“So How does that make you feel?” – What Really Happens in Therapy?
If you’ve never been to therapy before, there are probably a few things that come to mind when you think about it – and those things probably come to mind as a result of what you’ve been exposed to in the media and in Hollywood depictions. Perhaps you imagine lying on a couch and being asked to talk about how you feel. Your therapist nods his or her head, jots down some notes, glances at the time, gives you a prescription for something that will make you feel better, and then schedules your next appointment. Or maybe you imagine being “psychoanalyzed” or having to dig up old childhood skeletons before being given instructions as to what changes you need to start making in your life.
The reality is that although there might be a couch (usually for sitting upright) and that you might actually talk a little bit about how you feel, therapy is very different than the typical portrayals you have probably seen on TV. What we hope to do here is to give you a deeper and more realistic look at what really happens in the office . Because style and approach will vary from therapist to therapist, keep in mind that this comes from our perspective and will give you a better idea of what to expect if you decide to start therapy with “Float on Counseling”. Although a lot of what is said here will probably apply to therapy rather broadly, your experience will certainly differ depending on the therapist you choose.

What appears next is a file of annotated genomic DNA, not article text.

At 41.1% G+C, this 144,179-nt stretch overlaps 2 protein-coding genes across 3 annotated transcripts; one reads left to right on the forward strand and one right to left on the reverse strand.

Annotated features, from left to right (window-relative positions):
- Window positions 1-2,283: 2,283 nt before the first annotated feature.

The two lists below outline things that will and will not happen if you start therapy with us.
Things that will happen:
1 – You’ll be asked to share about your life. During the first session, you will be asked to share a little bit about your life, upbringing, family/friends, relationship status, significant events, and anything else that might be relevant to know in order to help you best. This will allow your Counselor to get to know you better and to understand context as it relates to the problems you are dealing with.
2 – You’ll discuss some of the difficulties you’re having and goals for therapy. Early on in the process, you’ll share problems, things that are bothering you, and goals you have for the process. This makes it possible for your Counselor to know what you need help with. Establishing goals for the process, helps provide clear direction for moving forward.